For the last two decades, a number of leading-edge artists have pursued figurative work as a way to explore alter egos - ambiguous imaginary selves that express alternate personalities, drives, fears, and desires. Often placed in surreal or magical narratives, these "others" are rendered in hybrid styles that in part are informed by the figural traditions of folk artists, a strategy that uses the authentic or "real" to heighten the fantastic scenarios.
This exhibition features paintings, works on paper, and sculpture by four contemporary artists from across the country who interpret the notion of projected selves in varying ways.
Over the last 10 years, John Bankston (b. 1963, Michigan; based in San Francisco) has nurtured a magical world in his paintings, drawings, and ceramics, one that features a pastoral forest populated by fantastical (and often costumed) male characters. The stage set for his actors is influenced by the visual language of coloring books, with allusions to comic strips without the panel divisions. Repeat performers—Leopardman, Ring Leader, Donkey Boy, and a man in a bunny suit—come and go, suggesting surreal fables that are both childlike and adult, personal to Bankston and yet imbued with a universal humanity.
Female Doppelgangers have populated Amy Cutler's (b.1974, Poughkeepsie, NY; based in Brooklyn) gouache drawings and prints for over a decade, where brown-haired multiples toil at mundane, sometimes odd, manual activities. Cutler creates unique myths that circle around the oppression of women, and the desire to replicate one's self in the face of an overwhelming "to-do list". Influenced by fairy tales, personal memories, Medieval history, and Indian miniatures, her scenes also echo the work of outsider artist Henry Darger and the dark undertones of Brothers Grimm.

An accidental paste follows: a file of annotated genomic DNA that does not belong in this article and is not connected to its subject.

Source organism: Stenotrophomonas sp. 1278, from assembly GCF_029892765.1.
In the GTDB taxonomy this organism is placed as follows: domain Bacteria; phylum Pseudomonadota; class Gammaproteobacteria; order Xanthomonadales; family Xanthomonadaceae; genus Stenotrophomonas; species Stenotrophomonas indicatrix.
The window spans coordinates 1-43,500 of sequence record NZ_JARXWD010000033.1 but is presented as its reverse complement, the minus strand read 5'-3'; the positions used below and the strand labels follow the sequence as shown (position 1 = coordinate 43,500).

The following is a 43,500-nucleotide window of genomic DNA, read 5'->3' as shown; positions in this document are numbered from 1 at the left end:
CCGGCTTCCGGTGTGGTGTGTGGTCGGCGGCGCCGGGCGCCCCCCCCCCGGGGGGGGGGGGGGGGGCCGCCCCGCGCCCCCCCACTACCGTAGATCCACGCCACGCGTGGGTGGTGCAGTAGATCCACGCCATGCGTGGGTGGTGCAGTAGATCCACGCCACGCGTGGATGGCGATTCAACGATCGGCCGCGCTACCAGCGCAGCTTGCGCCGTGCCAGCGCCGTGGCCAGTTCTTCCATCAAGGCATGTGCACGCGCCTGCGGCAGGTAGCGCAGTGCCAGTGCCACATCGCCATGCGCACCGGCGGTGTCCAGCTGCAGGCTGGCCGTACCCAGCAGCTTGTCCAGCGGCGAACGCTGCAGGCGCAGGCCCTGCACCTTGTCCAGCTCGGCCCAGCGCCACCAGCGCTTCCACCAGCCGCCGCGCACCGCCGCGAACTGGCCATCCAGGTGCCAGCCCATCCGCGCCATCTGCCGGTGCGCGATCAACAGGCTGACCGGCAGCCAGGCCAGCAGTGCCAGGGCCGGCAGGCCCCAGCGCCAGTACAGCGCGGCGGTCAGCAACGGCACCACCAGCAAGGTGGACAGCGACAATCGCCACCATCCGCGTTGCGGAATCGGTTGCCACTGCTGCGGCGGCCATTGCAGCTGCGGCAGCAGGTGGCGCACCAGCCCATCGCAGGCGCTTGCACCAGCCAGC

Jeremiah Johnson's (1974, Jersey Shore, PA) obsessive explorations include autobiography, mysticism, nature, folklore, and survival. While he has had formal art training, he channels traditional folk art forms and the manic self-referential works of twentieth century "outside" artists. These influences are most clearly expressed in a series of graphite drawings attributed to his invented alter ego; nineteenth century woodsman Job Johnson. Created with period materials on a variety of handmade papers, the drawings document/invent the imagined nineteenth century industrialization of the Pennsylvania mountains through fabricate local myths, legends, and ghost stories of the region.
Painter Fred Stonehouse (b. 1960, Milwaukee) has himself as maker of "transmuted self-portraits," where his doubles are devils, animals, or half-man/half animal morphs. Blending Mexican folk art, saint cards, and the Northern Renaissance with sideshow carnival banners and tattoo, Stonehouse's iconic images have psychic torment at their core; his mutant alter egos are trapped in cautionary tales that speak to the perils of doing evil and the need for reparation in a nearly doomed world.
Co-curated by Brian Sieveking, Adjunct Curator of Folk and Outsider Art, and Leah Stoddard, Curator of Contemporary Art, Alter Egos and the Magical Other is organized by the Taubman Museum of Art, Roanoke, Virginia.